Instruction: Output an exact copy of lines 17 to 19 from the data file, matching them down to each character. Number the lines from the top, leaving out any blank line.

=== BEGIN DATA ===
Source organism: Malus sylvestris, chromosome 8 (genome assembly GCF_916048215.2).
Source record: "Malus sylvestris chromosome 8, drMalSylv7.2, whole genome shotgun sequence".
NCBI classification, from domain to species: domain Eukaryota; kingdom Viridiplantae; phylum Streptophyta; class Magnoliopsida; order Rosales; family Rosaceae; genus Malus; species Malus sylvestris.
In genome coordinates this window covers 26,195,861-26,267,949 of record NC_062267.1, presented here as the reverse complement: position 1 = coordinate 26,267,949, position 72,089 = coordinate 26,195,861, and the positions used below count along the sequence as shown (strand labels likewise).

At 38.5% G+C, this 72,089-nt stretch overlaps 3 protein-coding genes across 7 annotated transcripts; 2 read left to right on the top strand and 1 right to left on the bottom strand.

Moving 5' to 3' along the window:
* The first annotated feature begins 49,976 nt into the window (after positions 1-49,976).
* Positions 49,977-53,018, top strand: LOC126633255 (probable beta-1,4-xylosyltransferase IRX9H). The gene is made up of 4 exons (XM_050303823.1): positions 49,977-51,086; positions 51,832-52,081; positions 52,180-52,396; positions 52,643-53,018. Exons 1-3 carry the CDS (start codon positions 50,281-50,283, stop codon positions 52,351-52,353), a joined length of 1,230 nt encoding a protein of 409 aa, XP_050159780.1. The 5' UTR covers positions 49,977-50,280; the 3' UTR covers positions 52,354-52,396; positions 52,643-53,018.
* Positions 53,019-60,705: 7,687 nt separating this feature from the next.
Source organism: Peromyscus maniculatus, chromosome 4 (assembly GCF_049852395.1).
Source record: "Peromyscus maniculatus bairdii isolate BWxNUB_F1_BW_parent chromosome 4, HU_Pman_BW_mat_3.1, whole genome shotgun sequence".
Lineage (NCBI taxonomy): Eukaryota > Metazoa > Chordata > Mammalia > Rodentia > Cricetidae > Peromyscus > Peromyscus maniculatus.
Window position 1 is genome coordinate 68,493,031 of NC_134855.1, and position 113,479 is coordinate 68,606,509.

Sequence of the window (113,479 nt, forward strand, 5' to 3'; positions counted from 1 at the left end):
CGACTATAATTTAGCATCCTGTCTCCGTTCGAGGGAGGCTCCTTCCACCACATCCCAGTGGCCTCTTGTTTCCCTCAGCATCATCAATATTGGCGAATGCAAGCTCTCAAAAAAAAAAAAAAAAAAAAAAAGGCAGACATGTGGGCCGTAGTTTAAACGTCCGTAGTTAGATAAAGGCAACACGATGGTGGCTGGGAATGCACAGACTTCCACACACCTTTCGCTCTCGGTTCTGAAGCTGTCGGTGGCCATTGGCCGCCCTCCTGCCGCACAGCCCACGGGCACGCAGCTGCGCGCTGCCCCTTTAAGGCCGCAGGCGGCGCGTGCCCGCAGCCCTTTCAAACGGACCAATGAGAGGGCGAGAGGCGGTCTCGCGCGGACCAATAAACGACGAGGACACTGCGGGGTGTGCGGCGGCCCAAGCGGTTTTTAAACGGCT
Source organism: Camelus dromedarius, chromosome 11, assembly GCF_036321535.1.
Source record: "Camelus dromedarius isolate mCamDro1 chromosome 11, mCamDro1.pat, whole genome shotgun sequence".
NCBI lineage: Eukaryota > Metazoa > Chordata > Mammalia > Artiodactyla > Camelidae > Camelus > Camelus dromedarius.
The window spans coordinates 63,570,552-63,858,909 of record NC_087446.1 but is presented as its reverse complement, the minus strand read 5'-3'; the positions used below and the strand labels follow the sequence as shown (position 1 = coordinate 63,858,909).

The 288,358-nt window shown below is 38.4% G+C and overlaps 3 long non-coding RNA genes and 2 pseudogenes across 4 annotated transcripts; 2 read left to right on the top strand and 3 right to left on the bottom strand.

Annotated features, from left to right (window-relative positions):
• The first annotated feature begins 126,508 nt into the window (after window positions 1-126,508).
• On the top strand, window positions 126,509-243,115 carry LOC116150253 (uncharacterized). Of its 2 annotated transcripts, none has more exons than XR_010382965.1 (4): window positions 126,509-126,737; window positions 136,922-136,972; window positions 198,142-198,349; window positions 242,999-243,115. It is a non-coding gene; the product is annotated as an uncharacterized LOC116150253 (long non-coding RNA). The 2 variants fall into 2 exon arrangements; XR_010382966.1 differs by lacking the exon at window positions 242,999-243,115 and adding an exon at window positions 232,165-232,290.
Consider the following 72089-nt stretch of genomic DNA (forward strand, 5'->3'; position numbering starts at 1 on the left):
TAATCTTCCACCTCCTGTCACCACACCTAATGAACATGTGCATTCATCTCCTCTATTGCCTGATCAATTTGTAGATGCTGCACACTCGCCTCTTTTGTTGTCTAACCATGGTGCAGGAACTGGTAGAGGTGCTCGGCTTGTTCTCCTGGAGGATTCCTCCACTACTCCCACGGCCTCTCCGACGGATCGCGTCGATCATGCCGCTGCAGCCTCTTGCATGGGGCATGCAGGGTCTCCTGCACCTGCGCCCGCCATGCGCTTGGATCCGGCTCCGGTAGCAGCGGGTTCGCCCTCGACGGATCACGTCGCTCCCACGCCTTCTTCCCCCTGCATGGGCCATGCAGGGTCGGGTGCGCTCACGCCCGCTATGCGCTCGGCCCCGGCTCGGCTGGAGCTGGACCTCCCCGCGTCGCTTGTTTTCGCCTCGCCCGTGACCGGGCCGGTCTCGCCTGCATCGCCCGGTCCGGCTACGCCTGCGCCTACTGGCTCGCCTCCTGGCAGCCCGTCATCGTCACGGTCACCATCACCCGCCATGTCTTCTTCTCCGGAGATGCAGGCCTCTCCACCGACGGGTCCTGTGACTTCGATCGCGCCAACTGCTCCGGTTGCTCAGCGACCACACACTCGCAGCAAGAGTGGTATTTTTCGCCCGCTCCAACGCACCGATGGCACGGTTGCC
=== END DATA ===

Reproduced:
Source record: "Camelus dromedarius isolate mCamDro1 chromosome 11, mCamDro1.pat, whole genome shotgun sequence".
NCBI lineage: Eukaryota > Metazoa > Chordata > Mammalia > Artiodactyla > Camelidae > Camelus > Camelus dromedarius.
The window spans coordinates 63,570,552-63,858,909 of record NC_087446.1 but is presented as its reverse complement, the minus strand read 5'-3'; the positions used below and the strand labels follow the sequence as shown (position 1 = coordinate 63,858,909).